Today’s world is a more chaotic place to live and thrive than ever before. Organisations are not insulated as unprecedented nature of challenge create enormous shifts for businesses and industry at large. In recent years, businesses all over the world had to shift gears and lanes in response to fragile food security, energy security, inflation, lockdowns, etc. all came at once. Input costs kept rising across industries, and several other things simultaneously strained world trade and economy. In short it is called VUCA, which stands for volatility, uncertainty, complexity, and ambiguity. These developments continue to impact all sectors and operations. The entropy in this VUCA world seems irreversible. Due to rapidly changing environments and unprecedented times, businesses need to be prepared for the ever-changing new normal to tackle challenges of a VUCA world.
As military strategists say, plans are useless, but planning is indispensable. In the corporate world, business continuity plans became indispensable in uncertain times. Organisations which created plans that encompassed all scenarios and prepared a response programme, were much better positioned to tackle challenges than their peers obsessed with vanilla targets. Holistic business continuity plans empowered organisations to ensure that their ease of doing business is minimally disrupted by acts of god, or force majeure.
Planning cycles have significantly shortened, from five years to three years, then to eighteen months and now three months. Simultaneously, organisations are making their plan-B,C,D more holistic by mapping scenarios with an "If Loop." If Plans A and B don't work, you go on to Plan C, and if C doesn't work, how quickly can you move on to Plans D and E?
But, how is it feasible to be always planning ahead?
It is about empathy, definition, ideation, and finally prototyping. Think about the customer, the circumstance, and the employee while being empathetic. Specify what needs to be done after the empathy has worn off. Prototype your ideas, then incorporate them into a "If Loop.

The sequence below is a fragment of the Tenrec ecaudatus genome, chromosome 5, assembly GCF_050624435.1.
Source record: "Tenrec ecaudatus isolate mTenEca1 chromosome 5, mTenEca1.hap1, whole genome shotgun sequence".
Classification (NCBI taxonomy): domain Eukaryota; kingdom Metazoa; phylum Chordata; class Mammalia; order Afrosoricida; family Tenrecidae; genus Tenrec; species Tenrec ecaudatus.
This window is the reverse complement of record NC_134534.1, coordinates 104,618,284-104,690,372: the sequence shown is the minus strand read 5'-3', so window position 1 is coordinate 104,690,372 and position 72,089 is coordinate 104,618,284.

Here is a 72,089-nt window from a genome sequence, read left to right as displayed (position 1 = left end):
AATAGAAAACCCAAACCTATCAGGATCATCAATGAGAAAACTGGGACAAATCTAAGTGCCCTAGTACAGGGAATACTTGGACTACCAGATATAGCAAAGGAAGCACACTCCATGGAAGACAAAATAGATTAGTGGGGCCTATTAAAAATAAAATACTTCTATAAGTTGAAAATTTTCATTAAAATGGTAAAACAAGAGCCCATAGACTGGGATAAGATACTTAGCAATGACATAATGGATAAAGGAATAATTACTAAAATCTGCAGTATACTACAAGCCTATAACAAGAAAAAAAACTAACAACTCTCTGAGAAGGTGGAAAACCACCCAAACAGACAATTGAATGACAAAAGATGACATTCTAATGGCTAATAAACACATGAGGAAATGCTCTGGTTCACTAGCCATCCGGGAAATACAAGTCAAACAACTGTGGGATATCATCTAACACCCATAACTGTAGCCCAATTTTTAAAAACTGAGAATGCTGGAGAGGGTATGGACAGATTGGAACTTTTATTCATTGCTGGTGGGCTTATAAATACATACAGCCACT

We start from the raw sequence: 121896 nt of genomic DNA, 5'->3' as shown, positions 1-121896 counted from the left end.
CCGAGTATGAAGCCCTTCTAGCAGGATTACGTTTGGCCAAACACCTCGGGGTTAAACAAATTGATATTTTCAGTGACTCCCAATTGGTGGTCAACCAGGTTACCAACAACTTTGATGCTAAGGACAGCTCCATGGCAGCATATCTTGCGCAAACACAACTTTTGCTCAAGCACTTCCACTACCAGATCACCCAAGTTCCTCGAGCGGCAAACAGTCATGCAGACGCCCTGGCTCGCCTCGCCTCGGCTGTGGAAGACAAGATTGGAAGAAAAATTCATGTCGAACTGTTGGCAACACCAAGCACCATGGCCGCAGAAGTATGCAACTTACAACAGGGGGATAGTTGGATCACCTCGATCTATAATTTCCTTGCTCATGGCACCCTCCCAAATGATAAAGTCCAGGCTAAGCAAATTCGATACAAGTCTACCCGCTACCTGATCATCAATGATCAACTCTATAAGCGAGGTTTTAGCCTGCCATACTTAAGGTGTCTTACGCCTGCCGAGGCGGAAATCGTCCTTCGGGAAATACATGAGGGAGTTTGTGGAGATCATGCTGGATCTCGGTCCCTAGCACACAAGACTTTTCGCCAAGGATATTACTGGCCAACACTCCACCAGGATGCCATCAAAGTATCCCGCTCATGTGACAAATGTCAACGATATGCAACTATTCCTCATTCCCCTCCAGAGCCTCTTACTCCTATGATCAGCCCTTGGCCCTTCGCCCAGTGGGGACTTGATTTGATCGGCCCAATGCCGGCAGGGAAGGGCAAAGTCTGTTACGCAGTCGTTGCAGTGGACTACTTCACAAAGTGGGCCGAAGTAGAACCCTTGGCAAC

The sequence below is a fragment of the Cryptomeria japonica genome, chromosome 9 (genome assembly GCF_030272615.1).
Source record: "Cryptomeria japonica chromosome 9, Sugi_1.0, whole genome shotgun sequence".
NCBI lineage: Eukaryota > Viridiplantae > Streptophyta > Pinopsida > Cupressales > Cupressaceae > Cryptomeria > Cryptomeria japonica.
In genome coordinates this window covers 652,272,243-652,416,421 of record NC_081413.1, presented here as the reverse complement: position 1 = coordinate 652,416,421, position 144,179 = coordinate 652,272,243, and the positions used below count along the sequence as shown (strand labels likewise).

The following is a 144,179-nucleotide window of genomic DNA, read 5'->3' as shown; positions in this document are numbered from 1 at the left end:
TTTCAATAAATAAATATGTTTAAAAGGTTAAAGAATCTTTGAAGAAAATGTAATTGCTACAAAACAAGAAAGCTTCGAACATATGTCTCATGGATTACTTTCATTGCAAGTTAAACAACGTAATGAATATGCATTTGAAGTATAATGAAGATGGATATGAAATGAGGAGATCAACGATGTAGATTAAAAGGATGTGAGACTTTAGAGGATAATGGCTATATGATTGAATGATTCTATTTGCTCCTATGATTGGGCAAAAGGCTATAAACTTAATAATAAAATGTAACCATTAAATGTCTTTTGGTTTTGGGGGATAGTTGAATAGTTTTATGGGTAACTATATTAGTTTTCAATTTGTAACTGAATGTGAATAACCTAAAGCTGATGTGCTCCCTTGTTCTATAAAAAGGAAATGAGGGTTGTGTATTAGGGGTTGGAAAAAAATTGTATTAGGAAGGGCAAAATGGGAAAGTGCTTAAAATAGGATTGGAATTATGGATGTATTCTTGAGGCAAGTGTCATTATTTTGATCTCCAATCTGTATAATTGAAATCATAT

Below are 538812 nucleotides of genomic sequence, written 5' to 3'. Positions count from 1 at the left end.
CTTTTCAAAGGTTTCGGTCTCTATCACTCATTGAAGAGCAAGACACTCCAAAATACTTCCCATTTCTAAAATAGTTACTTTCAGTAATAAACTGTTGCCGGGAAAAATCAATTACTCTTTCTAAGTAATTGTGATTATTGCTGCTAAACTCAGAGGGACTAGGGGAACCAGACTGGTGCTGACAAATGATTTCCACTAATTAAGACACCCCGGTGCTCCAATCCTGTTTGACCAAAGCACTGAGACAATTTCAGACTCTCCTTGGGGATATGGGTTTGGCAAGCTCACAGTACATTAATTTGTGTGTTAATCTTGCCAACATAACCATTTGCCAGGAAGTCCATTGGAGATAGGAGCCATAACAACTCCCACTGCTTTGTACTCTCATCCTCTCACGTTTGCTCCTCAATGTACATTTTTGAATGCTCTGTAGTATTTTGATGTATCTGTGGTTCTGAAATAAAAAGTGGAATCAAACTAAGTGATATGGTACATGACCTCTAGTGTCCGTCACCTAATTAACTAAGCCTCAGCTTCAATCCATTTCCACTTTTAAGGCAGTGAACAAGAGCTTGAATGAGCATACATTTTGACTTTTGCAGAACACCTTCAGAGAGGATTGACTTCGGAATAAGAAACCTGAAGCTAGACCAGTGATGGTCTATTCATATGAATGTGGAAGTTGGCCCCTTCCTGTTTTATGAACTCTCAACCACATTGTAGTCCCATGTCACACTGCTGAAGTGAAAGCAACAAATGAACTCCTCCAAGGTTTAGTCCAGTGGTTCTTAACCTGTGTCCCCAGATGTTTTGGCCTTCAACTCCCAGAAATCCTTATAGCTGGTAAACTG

For better results, reiterate the process.
While globalisation has been a boon, it also poses challenges due to the heightened inter-dependency between countries. Owing to this it is crucial for organisations to have business continuity plans to enable lessen the blow to operations. As part of the action plan businesses need to look at the following:
Digital Transformation: Organisations need to be nimble footed and need to embrace digital transformation, be poised to tackle challenges and strike balance between business and technology. All of this involves taking a bit of a risk as it involves prediction; what the future is going to look like, what kind of technologies will sustain, etc. and preparing oneself based on that. A very common yet strong example is the increasing trend of working from home. Since the technology existed even before the pandemic, many organisations had the resources for remote working and some type of provision for it in their business continuity plans. However, a lot of organisations in a wide range of industries continue to reject the idea and cling to a fairly traditional way of thinking.
People: Employees need to be aligned with the vision and mission of the organisation. The employees need to work on mission mode towards achieving the larger business objectives.
Since businesses ultimately involve people, their behaviour and well-being is essential. Someone rightly said, “People don't do what you expect, but they do what you inspect, if you do it with respect”. Therefore, planning must involve bringing the best out of people. Added to that, it’s important for leaders to be close to the market and keep tabs of trends as thousands of careers depend on them. Lastly, constantly adapting to the environment is a tested method of surviving in the VUCA world.
Consumer Activism: Today's consumer is highly opinionated and subscribes to purpose driven organisations/brands. Organisations are not only selling products/services but are rather brands that have an identity and stand for certain values. It is important for businesses to understand this and move ahead with flexible strategies that involve them strongly advocating for their purpose apart from providing services.
Businesses that choose to constantly evolve, stay ahead of the curve, have a strong vision, take risks, prepare well, and come up with innovative ideas are here to stay. The key characteristics to build a resilient business in the complex environment are adaptive performance mindset of leaders and degree of agility. A lot more focus needs to be given to resilience and business continuity planning making it easier for businesses to soften the blow, and be poised for an accelerated growth.
Views are personal. The author is Managing Director, IPM India Wholesale Trading Private Limited, a country affiliate of Philip Morris International Inc.
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